The ship is completely booked except for inside cabins.

(As of March 28, there are 22 of us in our group)



Group Activities:

18 Books will be presented by guests

Three workshops:

  • Reputation Banking
  • Decision Making
  • Game Design

May 15-22, 2011 on Holland America’s Veendam


  • The Ocean
  • Bermuda
  • Good Food
  • Good Company
  • Intelligent Conversation
  • and BOOKS?


  • Art Auctions
  • Bingo
  • Relentless Marketing


For the NORMAL COST of a cruise, you get:

Receive at least 10 brand new books.

Present and discuss these books with fellow cruisers

Dr. Ron Suarez will give two 90-minute presentations on: 1) Reputation Banking, and 2) Decision Making.

Jai Ji will give a short non-technical lecture on game design, followed by a hands-on workshop where we will design simple games for us to play while in Bermuda.



STEP 1: Be an interesting person.

STEP 2: Select a book about an interesting topic.

STEP 3. Write to me at brooke(at)brookeallen(dot)net and tell me about it.

STEP 4. Book the cruise for you and your guests.

STEP 5. Buy one copy of the book for yourself, and 10 copies of the book to share with others.

STEP 6. Prepare a 30 minute presentation on the book.



STEP 1. Drop the 10 copies of your book at my cabin.

STEP 2. Come to dinner where you will receive a bag with 10 randomly selected books from other cruisers.

STEP 3. Get to know your fellow cruisers, and trade books with them if you wish.

STEP 4. You will receive a schedule of everyone’s presentations for the two days at sea. Make sure to give your presentation and attend the presentations by other people that interest you.

STEP 5. Join us for two 90-minute presentations by Dr. Ron Suarez of Book discussions will take place only while the ship is at sea. These two presentations will happen immediately after breakfast during two days in port. These presentations are mandatory for Brooke’s employees, but optional for everyone else.



Step 1. Get up.

Step 2. Enjoy Bermuda.

Step 3. Return to the ship.

All presentations will be scheduled while at sea so as to not interfere with your enjoyment of Bermuda. Unlike all the larger ships, the Veendam will dock right downtown in St. George and Hamilton.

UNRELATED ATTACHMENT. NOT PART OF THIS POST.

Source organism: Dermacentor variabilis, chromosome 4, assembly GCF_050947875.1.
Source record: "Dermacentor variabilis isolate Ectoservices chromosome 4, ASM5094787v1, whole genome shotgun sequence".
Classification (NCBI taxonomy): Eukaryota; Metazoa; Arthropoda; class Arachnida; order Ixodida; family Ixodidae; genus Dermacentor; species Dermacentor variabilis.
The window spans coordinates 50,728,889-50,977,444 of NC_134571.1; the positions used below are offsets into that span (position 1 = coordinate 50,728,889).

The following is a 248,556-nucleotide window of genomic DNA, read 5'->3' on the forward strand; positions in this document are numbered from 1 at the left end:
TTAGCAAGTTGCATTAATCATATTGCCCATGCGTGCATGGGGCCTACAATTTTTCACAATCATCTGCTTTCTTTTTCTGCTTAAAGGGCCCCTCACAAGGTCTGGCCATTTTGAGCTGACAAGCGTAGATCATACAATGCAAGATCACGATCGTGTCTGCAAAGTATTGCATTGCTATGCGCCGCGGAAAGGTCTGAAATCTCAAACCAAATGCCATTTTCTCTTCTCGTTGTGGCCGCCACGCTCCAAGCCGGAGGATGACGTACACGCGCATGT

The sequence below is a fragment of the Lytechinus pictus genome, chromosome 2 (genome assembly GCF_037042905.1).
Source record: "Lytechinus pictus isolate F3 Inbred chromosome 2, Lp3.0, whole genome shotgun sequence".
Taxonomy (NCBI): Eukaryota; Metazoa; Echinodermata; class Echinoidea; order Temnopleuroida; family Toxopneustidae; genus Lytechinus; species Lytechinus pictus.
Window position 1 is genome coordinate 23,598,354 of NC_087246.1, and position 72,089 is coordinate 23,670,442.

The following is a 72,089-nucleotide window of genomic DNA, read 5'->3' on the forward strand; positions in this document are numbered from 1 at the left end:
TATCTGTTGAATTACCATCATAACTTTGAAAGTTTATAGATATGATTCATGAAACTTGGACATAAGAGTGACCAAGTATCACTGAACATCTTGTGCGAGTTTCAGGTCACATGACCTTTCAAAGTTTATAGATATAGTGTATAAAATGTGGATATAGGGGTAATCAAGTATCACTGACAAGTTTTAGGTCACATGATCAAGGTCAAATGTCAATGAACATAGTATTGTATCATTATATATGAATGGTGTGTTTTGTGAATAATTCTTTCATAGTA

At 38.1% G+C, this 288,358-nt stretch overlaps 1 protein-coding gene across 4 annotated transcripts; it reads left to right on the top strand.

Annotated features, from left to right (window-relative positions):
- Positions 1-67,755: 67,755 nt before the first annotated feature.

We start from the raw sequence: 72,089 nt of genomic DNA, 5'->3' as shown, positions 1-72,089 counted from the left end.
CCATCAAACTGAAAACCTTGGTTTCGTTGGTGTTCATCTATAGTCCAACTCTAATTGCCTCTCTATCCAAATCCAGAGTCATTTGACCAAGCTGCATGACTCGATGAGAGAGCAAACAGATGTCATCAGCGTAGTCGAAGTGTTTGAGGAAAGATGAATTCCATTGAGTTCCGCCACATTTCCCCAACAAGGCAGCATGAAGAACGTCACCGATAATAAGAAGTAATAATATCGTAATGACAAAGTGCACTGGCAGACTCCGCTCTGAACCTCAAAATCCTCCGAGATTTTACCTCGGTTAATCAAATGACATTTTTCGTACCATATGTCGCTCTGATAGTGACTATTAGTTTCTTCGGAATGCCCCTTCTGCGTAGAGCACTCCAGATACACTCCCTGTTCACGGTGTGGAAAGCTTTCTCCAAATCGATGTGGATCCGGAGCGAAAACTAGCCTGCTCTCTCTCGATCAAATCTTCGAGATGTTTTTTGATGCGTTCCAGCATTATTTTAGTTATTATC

You can explore by foot, public transport, bicycle, or moped.



Sunday, May 15, 2011 New York, New York 04:45 PM
Monday, May 16, 2011 At Sea with PRESENTATIONS and BOOKS!
Tuesday, May 17, 2011 St. Georges, Bermuda 08:00 AM
Wednesday, May 18, 2011 St. Georges, Bermuda 02:00 PM
Wednesday, May 19, 2011 Hamilton, Bermuda 04:00 PM
Thursday, May 20, 2011 Hamilton, Bermuda
Friday, May 21, 2011 Hamilton, Bermuda 02:00 PM
Saturday, May 22, 2011 At sea with PRESENTATIONS and BOOKS!
Sunday, May 22, 2011 New York, New York 07:00 AM



By booking as part of our group, you will receive about $100 in discounts and on-board credits compared to the best prices you can find on the internet. (And, if you can do better with your own travel agent, book through them, and join us anyway).

As of March 2, 2010 we have booked category E outside cabins for $2,176 for 2 people sharing the cabin, and $2,414 for 4 people sharing a cabin. These are per cabin prices, and they include all taxes and port fees. (Note: 4 people can sail for $604 per person!). Inside cabins cost a few hundred dollars less, and you can pay a lot more if you want a suite with a balcony.

When you write to me, I will introduce you to the travel agent who is booking our group.



home: 973-509-1830 work: 201-369-3005

or write to me: Brooke Allen – brooke (at)


F. A. Q.

How many people are going? As of December 17, 2010 we have 22 people going of whom 2 are children and 20 will join in the presentations and discussions. We are limiting the group a maximum of 28.

What books will other people be presenting? I’m not telling – that is part of the fun. I’ll tell you if you want to present something someone else has already selected. See below for examples of books our group has discussed in the past.

What does the cruise price cover and what is extra. The fee to the travel agent includes the cruise, taxes, and port fees. Tips, bar tab, and certain upgraded meals are extra. Cruises cover so much, you can get away with spending only $100-$200 more per person for the entire week. Or, if you have drinking and gambling problems, it can be very expensive. The ship is small enough to dock right downtown, which makes it convenient to return to the ship for meals. There is good inexpensive public transportation, or you might want to rent mopeds.

How about other questions about the ship, terms and conditions, things to do in Bermuda, etc.? You can read about the ship here, and you can find info about the cruise line and their small print on the Holland America website. You can start learning about Bermuda at their tourism site, Bermuda Guide, and Bermuda 4U.